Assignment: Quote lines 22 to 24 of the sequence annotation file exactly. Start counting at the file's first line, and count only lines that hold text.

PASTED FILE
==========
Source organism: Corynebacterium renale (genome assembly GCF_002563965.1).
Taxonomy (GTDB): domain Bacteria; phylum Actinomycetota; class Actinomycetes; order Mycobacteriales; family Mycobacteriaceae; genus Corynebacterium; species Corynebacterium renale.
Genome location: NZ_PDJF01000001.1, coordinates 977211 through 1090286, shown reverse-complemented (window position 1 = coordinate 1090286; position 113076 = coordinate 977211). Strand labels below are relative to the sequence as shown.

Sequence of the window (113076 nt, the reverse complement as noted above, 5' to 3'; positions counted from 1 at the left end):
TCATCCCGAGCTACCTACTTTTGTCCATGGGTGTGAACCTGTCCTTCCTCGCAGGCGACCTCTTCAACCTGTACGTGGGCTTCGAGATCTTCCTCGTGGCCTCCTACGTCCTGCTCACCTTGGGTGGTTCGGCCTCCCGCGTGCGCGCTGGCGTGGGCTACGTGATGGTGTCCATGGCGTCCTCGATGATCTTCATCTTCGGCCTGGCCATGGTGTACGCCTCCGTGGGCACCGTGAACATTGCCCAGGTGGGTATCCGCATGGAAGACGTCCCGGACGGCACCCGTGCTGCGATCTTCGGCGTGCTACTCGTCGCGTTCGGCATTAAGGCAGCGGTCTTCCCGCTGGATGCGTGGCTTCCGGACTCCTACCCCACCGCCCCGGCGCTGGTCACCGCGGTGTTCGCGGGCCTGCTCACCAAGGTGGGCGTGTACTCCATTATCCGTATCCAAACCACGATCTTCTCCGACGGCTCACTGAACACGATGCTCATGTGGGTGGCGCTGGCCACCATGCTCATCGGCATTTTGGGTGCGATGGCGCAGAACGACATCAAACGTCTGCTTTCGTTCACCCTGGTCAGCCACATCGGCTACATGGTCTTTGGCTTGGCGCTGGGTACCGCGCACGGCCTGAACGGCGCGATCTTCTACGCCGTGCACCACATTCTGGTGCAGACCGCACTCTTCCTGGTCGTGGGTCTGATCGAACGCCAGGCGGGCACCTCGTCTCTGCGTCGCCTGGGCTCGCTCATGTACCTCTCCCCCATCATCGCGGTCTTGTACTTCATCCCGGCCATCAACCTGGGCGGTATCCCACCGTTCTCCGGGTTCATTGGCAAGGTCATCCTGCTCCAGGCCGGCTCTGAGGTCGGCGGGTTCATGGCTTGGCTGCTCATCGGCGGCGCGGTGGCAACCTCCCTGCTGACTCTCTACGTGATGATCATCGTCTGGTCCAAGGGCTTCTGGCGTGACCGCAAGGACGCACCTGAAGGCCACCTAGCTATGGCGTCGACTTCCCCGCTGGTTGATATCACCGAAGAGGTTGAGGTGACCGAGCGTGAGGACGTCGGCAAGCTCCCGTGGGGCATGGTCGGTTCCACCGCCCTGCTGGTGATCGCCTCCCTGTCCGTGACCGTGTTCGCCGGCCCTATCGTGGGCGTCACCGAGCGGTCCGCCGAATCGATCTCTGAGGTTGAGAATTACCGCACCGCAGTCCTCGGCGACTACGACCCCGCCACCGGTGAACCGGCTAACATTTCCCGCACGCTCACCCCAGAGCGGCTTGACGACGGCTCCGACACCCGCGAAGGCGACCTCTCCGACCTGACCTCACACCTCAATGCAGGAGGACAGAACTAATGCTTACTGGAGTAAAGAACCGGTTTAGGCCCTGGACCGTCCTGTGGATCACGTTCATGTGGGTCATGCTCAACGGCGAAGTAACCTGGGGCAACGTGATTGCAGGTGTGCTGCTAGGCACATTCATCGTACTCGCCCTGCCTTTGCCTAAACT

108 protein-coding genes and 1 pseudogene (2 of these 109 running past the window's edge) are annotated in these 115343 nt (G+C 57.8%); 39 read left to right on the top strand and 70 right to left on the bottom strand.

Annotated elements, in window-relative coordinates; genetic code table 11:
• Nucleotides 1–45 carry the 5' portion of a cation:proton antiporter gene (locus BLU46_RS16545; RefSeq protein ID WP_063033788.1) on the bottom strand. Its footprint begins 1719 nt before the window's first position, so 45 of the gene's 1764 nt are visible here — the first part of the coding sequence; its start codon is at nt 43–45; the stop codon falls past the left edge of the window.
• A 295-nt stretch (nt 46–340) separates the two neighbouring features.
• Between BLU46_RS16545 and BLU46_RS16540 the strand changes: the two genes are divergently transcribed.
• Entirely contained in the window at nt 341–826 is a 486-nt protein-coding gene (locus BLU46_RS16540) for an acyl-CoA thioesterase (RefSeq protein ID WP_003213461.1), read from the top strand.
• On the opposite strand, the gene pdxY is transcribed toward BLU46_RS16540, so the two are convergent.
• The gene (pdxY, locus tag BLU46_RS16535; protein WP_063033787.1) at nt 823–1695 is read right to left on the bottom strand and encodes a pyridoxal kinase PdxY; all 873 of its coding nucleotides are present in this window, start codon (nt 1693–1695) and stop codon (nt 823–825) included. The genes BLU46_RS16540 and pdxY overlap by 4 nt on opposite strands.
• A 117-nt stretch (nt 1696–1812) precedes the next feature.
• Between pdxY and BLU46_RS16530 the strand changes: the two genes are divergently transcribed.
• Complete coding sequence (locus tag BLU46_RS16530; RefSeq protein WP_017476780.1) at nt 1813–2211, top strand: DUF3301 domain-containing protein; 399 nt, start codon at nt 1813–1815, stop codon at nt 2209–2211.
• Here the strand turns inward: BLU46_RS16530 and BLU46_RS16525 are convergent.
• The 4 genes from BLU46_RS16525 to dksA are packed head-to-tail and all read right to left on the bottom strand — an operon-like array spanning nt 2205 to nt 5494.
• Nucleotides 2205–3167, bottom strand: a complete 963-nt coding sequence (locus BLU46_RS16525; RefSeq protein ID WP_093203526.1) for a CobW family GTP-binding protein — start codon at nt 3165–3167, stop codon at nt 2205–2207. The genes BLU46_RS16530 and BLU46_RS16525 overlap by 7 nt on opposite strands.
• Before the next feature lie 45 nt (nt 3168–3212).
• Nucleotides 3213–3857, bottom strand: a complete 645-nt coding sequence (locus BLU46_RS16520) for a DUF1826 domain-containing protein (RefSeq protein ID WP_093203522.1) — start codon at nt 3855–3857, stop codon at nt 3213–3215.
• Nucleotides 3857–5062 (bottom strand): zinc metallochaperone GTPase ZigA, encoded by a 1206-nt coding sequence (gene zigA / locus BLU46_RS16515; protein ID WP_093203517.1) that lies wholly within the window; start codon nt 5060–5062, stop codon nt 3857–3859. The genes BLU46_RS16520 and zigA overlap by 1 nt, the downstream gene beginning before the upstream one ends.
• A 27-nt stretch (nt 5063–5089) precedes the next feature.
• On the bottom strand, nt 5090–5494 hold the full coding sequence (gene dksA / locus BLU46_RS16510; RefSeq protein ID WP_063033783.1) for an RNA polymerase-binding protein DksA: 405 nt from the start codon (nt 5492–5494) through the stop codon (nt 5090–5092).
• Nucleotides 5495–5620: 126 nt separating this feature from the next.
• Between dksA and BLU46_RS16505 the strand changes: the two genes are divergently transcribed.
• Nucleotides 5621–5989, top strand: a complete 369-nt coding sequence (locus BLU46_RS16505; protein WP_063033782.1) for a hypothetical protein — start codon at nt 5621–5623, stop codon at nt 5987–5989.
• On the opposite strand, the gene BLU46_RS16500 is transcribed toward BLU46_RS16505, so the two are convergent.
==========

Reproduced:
• Nucleotides 3857–5062 (bottom strand): zinc metallochaperone GTPase ZigA, encoded by a 1206-nt coding sequence (gene zigA / locus BLU46_RS16515; protein ID WP_093203517.1) that lies wholly within the window; start codon nt 5060–5062, stop codon nt 3857–3859. The genes BLU46_RS16520 and zigA overlap by 1 nt, the downstream gene beginning before the upstream one ends.
• A 27-nt stretch (nt 5063–5089) precedes the next feature.
• On the bottom strand, nt 5090–5494 hold the full coding sequence (gene dksA / locus BLU46_RS16510; RefSeq protein ID WP_063033783.1) for an RNA polymerase-binding protein DksA: 405 nt from the start codon (nt 5492–5494) through the stop codon (nt 5090–5092).